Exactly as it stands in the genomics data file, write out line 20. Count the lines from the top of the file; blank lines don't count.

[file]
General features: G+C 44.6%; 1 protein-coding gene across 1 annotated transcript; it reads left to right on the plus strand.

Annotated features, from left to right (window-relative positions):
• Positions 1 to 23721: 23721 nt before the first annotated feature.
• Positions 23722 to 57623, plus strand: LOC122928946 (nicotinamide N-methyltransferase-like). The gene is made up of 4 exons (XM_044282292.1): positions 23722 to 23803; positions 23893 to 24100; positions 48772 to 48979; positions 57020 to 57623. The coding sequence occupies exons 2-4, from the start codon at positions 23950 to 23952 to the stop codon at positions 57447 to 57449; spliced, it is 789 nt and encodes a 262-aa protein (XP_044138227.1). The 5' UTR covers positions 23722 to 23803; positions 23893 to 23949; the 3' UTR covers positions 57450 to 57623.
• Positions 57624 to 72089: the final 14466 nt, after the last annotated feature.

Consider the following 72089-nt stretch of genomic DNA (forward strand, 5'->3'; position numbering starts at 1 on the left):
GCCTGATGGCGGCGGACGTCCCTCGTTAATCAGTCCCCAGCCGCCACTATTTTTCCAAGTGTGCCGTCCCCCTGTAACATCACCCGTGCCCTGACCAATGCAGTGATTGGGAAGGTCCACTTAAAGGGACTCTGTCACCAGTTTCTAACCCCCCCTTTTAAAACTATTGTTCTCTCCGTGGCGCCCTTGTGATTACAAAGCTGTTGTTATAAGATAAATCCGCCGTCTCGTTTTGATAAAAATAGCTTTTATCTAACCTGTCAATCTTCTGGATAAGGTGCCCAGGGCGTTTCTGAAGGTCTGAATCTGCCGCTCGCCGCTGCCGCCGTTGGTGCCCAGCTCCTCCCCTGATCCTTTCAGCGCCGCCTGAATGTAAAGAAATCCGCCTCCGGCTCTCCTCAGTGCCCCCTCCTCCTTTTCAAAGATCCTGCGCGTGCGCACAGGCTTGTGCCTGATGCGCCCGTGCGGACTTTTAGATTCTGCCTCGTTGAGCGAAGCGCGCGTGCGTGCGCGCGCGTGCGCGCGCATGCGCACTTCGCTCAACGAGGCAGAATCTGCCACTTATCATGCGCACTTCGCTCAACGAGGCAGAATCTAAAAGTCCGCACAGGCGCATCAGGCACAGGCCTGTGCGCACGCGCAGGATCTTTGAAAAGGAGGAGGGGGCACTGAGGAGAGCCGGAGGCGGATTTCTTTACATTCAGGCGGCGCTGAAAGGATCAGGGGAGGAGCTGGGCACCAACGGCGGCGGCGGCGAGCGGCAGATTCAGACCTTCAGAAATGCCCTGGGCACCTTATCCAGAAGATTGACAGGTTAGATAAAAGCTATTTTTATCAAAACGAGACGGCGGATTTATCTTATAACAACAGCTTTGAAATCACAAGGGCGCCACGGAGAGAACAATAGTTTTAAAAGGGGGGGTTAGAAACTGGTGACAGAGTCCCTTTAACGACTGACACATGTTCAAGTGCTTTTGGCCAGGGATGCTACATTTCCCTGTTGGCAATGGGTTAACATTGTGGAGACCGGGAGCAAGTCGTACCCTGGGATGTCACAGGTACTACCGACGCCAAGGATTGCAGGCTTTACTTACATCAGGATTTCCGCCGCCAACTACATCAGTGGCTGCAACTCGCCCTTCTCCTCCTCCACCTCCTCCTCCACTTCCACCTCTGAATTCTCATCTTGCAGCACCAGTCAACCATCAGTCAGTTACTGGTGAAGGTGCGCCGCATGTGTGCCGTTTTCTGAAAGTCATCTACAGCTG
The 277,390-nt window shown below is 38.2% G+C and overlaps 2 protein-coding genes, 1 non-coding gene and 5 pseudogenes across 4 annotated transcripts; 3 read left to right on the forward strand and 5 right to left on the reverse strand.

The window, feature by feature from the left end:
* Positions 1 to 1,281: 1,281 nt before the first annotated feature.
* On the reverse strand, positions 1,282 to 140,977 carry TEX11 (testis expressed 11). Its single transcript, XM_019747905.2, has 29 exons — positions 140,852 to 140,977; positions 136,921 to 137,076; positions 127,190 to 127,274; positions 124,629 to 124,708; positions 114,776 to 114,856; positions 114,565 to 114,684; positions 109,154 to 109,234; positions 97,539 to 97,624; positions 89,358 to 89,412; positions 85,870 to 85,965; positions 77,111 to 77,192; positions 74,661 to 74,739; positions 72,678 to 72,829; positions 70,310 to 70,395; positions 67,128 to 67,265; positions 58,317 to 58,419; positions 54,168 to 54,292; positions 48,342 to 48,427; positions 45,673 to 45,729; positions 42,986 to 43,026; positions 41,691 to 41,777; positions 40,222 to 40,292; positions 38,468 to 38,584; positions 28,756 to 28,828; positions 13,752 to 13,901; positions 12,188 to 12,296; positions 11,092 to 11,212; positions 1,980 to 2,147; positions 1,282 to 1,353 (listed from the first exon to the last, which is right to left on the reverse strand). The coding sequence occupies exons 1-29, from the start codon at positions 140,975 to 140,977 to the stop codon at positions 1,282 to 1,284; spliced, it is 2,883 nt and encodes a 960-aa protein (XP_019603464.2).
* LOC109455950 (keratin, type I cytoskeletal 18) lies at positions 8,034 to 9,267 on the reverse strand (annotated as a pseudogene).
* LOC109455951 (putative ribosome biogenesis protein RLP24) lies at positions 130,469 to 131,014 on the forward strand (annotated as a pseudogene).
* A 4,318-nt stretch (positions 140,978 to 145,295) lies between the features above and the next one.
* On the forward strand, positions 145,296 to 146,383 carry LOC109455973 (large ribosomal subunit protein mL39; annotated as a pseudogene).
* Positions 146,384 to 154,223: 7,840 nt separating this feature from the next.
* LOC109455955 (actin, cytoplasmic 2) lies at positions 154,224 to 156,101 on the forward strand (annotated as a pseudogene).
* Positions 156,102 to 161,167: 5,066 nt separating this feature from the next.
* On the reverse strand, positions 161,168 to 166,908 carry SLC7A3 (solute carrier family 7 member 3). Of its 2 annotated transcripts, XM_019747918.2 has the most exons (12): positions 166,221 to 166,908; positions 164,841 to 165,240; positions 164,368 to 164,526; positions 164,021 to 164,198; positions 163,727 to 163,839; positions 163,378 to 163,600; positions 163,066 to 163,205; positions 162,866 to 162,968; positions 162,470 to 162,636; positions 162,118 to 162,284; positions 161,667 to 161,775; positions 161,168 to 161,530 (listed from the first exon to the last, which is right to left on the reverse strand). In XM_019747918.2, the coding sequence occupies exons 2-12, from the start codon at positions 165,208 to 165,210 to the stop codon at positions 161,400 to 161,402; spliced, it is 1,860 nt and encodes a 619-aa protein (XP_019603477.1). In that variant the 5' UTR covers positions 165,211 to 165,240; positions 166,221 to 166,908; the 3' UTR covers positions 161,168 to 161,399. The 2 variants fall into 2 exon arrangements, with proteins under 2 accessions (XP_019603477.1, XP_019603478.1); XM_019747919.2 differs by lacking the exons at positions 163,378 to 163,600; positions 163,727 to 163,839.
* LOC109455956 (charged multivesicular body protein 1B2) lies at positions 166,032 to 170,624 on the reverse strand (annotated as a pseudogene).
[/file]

* LOC109455956 (charged multivesicular body protein 1B2) lies at positions 166,032 to 170,624 on the reverse strand (annotated as a pseudogene).